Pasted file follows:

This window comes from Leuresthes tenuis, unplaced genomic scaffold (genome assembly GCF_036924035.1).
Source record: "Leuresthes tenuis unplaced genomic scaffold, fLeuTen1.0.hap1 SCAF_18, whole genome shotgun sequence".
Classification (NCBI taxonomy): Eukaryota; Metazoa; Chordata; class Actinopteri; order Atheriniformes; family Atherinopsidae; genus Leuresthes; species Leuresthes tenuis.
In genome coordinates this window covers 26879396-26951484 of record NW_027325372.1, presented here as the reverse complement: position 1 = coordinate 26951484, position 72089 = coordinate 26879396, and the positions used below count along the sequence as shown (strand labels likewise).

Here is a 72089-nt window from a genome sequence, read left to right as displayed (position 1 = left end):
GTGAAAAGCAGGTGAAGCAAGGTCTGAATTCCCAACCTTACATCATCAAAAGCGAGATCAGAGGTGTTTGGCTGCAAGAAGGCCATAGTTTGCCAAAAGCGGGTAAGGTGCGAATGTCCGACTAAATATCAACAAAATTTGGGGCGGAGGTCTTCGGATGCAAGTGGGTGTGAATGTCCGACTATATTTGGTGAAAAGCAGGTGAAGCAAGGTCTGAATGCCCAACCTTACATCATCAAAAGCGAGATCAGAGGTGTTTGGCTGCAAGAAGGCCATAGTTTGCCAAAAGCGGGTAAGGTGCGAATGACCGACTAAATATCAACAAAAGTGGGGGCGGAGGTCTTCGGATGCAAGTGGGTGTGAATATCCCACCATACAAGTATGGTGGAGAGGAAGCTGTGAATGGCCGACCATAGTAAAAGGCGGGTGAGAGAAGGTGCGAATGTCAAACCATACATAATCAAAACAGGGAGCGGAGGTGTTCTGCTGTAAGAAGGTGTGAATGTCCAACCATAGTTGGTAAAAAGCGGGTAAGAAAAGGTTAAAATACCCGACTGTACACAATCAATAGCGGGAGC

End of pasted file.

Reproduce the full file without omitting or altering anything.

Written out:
This window comes from Leuresthes tenuis, unplaced genomic scaffold (genome assembly GCF_036924035.1).
Source record: "Leuresthes tenuis unplaced genomic scaffold, fLeuTen1.0.hap1 SCAF_18, whole genome shotgun sequence".
Classification (NCBI taxonomy): Eukaryota; Metazoa; Chordata; class Actinopteri; order Atheriniformes; family Atherinopsidae; genus Leuresthes; species Leuresthes tenuis.
In genome coordinates this window covers 26879396-26951484 of record NW_027325372.1, presented here as the reverse complement: position 1 = coordinate 26951484, position 72089 = coordinate 26879396, and the positions used below count along the sequence as shown (strand labels likewise).

Here is a 72089-nt window from a genome sequence, read left to right as displayed (position 1 = left end):
GTGAAAAGCAGGTGAAGCAAGGTCTGAATTCCCAACCTTACATCATCAAAAGCGAGATCAGAGGTGTTTGGCTGCAAGAAGGCCATAGTTTGCCAAAAGCGGGTAAGGTGCGAATGTCCGACTAAATATCAACAAAATTTGGGGCGGAGGTCTTCGGATGCAAGTGGGTGTGAATGTCCGACTATATTTGGTGAAAAGCAGGTGAAGCAAGGTCTGAATGCCCAACCTTACATCATCAAAAGCGAGATCAGAGGTGTTTGGCTGCAAGAAGGCCATAGTTTGCCAAAAGCGGGTAAGGTGCGAATGACCGACTAAATATCAACAAAAGTGGGGGCGGAGGTCTTCGGATGCAAGTGGGTGTGAATATCCCACCATACAAGTATGGTGGAGAGGAAGCTGTGAATGGCCGACCATAGTAAAAGGCGGGTGAGAGAAGGTGCGAATGTCAAACCATACATAATCAAAACAGGGAGCGGAGGTGTTCTGCTGTAAGAAGGTGTGAATGTCCAACCATAGTTGGTAAAAAGCGGGTAAGAAAAGGTTAAAATACCCGACTGTACACAATCAATAGCGGGAGC